OTTAWA’S HOME OF INTERNATIONAL AND INDEPENDENT MOVIES

Cemetery of Splendour

(Rak ti Khon Kaen)

By the director of Uncle Boonmee Who Can Recall His Past Lives

Soldiers in a remote, bucolic setting are struck by an odd form of sleeping sickness that finds them semipermanent guests at a quiet country hospital. Even the people still walking around seem to be under some kind of spell in this latest, whimsically dreamy venture from Thai writer-director Apichatpong Weerasethakul. He has a weakness for folktales, animistic curses, and reincarnation, as seen in similarly themed films like Tropical Malady and Uncle Boonmee Who Can Recall His Past Lives.

Poster image for Cemetery Of SplendourThings centre on Jen (Jenjira Pongpas), a middle-aged woman with legs of uneven length who volunteers at the hospital. She’s befriended by Keng (Jarinpattra Rueangram), a medium and possible government spy who can communicate with the snoozing soldiers, although that’s not necessarily connected with their morning erections.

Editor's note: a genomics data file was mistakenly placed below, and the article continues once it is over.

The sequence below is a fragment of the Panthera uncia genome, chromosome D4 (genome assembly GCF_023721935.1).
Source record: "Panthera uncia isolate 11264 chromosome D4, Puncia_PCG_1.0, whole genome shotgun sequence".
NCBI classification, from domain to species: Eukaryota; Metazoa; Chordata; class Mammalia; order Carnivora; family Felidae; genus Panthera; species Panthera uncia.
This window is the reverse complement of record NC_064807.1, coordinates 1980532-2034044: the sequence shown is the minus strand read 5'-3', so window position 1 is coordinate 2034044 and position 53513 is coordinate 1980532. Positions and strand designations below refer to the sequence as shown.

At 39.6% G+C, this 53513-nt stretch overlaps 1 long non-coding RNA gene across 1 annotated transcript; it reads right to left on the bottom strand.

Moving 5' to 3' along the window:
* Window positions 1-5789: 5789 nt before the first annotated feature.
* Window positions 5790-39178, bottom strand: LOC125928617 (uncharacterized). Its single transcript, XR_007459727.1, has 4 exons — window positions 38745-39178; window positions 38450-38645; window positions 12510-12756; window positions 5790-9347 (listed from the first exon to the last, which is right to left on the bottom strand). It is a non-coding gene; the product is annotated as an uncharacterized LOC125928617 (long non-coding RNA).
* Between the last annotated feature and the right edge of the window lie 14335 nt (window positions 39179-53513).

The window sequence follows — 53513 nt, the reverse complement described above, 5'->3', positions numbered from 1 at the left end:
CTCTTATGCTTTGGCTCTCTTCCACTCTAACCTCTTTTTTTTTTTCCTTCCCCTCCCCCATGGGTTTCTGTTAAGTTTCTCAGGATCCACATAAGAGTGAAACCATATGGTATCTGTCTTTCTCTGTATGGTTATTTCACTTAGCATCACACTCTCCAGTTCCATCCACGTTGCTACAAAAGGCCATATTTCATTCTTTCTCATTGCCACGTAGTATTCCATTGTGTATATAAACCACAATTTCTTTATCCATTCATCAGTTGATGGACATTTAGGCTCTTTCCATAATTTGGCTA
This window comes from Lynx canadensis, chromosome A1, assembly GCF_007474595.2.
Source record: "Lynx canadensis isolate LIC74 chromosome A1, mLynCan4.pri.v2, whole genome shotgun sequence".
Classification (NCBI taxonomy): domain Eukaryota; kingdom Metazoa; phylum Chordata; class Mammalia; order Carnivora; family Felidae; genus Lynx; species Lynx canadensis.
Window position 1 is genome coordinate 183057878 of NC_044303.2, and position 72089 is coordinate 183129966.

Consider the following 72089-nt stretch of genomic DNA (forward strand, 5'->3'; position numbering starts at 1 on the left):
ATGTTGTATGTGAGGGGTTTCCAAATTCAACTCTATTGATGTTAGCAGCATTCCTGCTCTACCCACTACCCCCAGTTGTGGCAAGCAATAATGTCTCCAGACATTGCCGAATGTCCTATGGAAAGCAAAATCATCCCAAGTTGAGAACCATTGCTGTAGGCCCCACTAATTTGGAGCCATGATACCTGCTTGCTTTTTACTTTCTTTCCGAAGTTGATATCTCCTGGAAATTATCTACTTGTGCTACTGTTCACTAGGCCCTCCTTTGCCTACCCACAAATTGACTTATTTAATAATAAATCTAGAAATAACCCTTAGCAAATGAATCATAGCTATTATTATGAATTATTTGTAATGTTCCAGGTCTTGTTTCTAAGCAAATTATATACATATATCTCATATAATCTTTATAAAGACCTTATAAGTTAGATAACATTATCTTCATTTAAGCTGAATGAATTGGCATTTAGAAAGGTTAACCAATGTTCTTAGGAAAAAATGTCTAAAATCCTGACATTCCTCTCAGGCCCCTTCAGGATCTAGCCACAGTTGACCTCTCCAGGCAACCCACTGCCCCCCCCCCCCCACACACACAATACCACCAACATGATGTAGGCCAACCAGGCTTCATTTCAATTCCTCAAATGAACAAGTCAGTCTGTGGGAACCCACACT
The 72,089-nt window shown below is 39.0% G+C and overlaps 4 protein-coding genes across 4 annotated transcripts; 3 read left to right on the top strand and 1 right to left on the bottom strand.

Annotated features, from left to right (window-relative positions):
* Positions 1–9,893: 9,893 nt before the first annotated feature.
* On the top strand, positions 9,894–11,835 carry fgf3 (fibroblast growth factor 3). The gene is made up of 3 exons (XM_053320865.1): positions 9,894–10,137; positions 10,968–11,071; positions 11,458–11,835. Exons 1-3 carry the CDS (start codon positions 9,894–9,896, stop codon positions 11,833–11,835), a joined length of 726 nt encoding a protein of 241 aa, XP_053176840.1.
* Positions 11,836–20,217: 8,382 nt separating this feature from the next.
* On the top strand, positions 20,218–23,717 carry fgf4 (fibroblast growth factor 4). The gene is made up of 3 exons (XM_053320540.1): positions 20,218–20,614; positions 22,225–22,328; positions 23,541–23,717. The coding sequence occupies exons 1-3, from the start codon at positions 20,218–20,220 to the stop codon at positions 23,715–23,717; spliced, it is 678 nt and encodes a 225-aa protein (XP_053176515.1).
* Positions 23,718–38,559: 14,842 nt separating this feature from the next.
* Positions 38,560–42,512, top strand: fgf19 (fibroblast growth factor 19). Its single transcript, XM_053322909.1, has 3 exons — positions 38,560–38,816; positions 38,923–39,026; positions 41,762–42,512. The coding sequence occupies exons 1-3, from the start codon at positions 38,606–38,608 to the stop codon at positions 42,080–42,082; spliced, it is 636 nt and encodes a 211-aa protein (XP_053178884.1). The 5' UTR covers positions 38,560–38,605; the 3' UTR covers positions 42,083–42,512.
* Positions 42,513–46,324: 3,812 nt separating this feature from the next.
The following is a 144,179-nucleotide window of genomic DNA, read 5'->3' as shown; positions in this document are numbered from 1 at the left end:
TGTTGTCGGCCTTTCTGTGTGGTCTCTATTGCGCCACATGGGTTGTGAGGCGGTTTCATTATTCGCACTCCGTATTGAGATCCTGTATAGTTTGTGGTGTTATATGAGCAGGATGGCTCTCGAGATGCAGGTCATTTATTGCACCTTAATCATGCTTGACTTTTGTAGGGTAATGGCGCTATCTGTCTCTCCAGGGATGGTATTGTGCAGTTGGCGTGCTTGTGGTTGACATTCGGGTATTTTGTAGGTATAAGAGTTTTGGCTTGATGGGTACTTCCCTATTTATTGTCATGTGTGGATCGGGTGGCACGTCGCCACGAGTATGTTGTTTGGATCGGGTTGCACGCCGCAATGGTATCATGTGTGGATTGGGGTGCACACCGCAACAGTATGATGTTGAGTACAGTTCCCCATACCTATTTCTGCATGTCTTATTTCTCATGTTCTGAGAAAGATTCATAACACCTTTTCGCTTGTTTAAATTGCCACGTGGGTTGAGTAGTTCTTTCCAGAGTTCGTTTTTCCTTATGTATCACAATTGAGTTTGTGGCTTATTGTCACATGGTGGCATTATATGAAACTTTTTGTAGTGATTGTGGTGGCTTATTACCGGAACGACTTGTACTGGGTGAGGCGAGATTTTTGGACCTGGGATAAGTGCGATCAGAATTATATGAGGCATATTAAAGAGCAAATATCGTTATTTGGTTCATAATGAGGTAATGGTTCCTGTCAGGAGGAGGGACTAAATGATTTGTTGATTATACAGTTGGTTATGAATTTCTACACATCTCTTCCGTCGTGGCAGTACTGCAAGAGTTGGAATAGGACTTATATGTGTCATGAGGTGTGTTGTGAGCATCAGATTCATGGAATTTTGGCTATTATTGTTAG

The women bond with one young man (Banlop Lomnoi) in particular, and he becomes a kind of son to Jen. No one is perturbed by the loose, unexpected connections between people and places, or by increasingly bizarre explanations of odd behaviour, as with the travelling saleswomen who claim to be ghosts of long-gone Laotian goddesses. Turns out the soldiers are simply reliving past battles in their sleep, while that earth-digger outside disturbs the bones of ancient armies.

Cleverly made, Cemetery Of Splendour is packed with so much wry humour, gentle mystery, and strange beauty – the soldiers have ‘anti-snoring machines’ that change colour like mood rings – almost anyone would enjoy spending some time there.

– Ken Eisner, Georgia Straight
 

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